New WHO team will probe COVID’s origins, quickly rejected by China as ‘political’

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Security personnel stand guard outside the Wuhan Institute of Virology.

A new team of specialists will investigate the origins of the coronavirus pandemic, the World Health Organization announced Friday — a move quickly rejected by China.

“We should work all together,” WHO spokesperson Fadela Chaib told the United Nations while announcing the new International Scientific Advisory Group for Origins of Novel Pathogens.

“You, me, everyone wants to know the origin of the worst pandemic in a century,” Chaib said Friday, as global infections had passed 205 million people, with 4,340,137 recorded deaths.

The group will start a “rapid undertaking” of further studies after the organization’s inconclusive fact-finding mission earlier this year to Wuhan, the Chinese city where the pandemic emerged in 2019.

This general view shows the Wuhan Institute of Virology in Wuhan.
The WHO announced that a new team of specialists will investigate the origins of the coronavirus pandemic.
AFP via Getty Images

Washington welcomed it, hoping the “emphasis on scientific-based studies and data driven efforts to find the origins of this pandemic” would help “better detect, prevent and respond to future disease outbreaks.”

But China quickly rejected it, insisting that the controversial initial WHO-led probe — which included scientists linked to the Wuhan lab eyed as a possible source — was adequate, according to Agence France-Presse.

“We oppose political tracing … and abandoning the joint report” issued after the initial fact-finding mission in January, vice foreign minister Ma Zhaoxu told reporters, AFP said. 

He insisted China was doing its own “follow-up and supplementary” research into the origins, saying, “We support scientific tracing.”

Researchers work in a lab of Wuhan Institute of Virology.
China rejected the new WHO investigation, insisting the initial WHO-led probe was adequate.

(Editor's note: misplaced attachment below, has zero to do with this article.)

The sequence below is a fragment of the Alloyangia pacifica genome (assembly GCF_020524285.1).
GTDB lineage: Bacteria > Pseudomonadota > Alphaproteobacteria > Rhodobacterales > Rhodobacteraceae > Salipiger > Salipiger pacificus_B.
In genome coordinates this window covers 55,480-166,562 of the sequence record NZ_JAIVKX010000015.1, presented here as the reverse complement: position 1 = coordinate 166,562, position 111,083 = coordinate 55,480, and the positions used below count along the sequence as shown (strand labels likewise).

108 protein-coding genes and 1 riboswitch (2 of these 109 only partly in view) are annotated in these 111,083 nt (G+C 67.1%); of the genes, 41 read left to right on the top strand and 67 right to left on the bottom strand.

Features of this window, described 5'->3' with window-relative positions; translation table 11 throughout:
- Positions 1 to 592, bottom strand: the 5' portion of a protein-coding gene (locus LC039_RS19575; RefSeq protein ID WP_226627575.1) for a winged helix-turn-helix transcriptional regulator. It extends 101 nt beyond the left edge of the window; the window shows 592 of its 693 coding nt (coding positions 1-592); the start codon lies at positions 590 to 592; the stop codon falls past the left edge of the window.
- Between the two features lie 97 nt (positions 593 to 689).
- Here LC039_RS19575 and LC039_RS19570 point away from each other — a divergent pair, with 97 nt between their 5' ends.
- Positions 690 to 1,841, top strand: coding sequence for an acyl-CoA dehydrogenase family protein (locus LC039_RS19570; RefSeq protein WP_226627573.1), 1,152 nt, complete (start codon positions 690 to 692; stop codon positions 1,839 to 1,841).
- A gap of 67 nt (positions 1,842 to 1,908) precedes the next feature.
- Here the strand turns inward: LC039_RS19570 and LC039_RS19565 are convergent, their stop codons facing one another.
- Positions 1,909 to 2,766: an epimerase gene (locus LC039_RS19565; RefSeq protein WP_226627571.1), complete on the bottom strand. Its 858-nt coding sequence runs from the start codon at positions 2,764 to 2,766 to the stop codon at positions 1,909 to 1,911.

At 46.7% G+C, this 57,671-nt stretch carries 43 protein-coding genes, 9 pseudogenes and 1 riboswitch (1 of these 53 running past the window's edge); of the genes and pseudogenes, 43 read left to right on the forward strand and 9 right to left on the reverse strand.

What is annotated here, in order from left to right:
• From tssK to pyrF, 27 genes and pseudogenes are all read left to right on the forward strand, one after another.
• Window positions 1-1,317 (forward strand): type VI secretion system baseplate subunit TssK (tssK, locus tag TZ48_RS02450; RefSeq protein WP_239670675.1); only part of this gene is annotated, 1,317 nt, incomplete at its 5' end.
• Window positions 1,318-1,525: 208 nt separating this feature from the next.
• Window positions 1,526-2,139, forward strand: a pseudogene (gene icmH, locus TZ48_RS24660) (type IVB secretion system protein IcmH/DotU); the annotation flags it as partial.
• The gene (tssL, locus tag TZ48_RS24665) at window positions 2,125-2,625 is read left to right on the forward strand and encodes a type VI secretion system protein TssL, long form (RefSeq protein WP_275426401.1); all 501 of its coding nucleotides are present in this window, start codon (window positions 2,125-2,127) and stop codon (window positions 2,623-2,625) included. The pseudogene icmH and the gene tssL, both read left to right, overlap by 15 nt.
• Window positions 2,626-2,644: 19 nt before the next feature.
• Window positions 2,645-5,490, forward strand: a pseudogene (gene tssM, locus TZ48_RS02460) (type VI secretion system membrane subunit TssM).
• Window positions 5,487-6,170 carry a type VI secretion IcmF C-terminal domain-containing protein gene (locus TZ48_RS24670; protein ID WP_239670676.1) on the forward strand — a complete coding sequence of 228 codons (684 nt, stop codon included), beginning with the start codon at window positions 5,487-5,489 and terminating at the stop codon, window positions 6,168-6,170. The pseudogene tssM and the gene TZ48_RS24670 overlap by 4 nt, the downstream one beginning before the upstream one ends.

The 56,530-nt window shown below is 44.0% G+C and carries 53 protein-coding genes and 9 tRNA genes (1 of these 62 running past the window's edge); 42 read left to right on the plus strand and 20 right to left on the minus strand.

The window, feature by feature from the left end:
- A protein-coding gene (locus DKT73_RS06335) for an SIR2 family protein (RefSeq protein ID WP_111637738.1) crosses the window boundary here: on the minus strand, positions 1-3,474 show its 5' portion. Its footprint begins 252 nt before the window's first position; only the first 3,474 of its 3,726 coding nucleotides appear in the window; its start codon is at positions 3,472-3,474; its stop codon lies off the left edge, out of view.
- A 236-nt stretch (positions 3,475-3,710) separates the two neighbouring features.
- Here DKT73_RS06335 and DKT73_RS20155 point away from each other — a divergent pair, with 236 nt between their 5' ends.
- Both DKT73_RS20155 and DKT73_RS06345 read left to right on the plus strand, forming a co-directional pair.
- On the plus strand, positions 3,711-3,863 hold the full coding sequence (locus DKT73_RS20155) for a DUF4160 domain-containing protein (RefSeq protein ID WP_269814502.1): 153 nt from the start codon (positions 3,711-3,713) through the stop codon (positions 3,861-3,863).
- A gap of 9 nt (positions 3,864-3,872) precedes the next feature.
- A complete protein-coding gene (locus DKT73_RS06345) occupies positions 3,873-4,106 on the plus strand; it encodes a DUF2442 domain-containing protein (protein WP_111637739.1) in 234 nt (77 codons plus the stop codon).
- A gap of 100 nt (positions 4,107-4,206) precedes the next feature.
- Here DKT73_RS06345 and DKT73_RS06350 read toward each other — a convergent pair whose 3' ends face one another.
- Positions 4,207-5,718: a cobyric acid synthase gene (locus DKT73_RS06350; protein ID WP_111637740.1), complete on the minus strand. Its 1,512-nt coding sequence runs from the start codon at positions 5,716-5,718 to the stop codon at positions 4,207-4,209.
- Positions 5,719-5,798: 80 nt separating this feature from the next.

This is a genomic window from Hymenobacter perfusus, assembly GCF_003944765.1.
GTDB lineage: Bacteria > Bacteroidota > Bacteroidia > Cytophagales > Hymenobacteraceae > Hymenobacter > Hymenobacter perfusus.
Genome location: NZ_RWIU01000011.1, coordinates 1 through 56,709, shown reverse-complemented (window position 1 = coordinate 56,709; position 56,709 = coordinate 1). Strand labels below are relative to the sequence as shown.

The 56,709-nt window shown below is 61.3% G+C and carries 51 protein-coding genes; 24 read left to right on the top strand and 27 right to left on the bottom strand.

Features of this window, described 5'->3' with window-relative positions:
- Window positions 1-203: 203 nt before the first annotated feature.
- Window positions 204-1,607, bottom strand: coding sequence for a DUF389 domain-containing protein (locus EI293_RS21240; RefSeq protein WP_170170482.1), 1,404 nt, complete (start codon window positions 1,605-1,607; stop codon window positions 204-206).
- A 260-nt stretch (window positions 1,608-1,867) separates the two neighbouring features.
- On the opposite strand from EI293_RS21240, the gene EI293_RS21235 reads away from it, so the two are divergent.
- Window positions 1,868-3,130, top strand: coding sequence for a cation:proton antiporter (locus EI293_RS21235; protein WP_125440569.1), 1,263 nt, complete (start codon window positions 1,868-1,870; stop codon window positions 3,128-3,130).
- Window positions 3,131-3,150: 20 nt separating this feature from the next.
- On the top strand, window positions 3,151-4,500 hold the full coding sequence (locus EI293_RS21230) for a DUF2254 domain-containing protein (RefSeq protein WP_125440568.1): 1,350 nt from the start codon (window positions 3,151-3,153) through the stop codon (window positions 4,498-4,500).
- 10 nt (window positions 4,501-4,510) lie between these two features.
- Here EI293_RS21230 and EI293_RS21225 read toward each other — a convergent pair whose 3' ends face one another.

FeatureChina

Ma rejected suggestions of new lines of investigation — even though the lead scientist in the early WHO mission this week raised serious questions about the team’s findings.

Dr. Peter Ben Embarek told a Danish documentary team that the theory that the contagion leaked from the Wuhan lab was now his “probable hypothesis” for its origins.

President Biden has also ordered US spy agencies to investigate the escalating suspicions about the lab, with a report expected by the end of this month.

Still, China’s vice foreign minister still insisted that the initial report dismissing the lab-leak theory should stand.

“The conclusions and recommendations of WHO and China joint report were recognized by the international community and the scientific community,” Ma said.

Security personnel stand guard outside the Wuhan Institute of Virology.
China’s vice foreign minister insists the initial report dismissing the lab-leak theory should stand.
AFP via Getty Images

“Future global traceability work should and can only be further carried out on the basis of this report, rather than starting a new one.”

That initial WHO team was mired in controversy, especially over the only US representative, Peter Daszak of the New York-based EcoHealth Alliance.

Daszak had admitted his close ties to the Wuhan Institute of Virology, and dismissed the lab-leak theory even before arriving in the city with the WHO team, calling it “conspiracy theory” that is “pure baloney.”

A recent, damning investigation by Republicans claimed he was “heavily involved in the gain-of-function research” at the lab — and was “the public face of a CCP disinformation campaign designed to suppress public discussion about a potential lab leak.”

With Post wires

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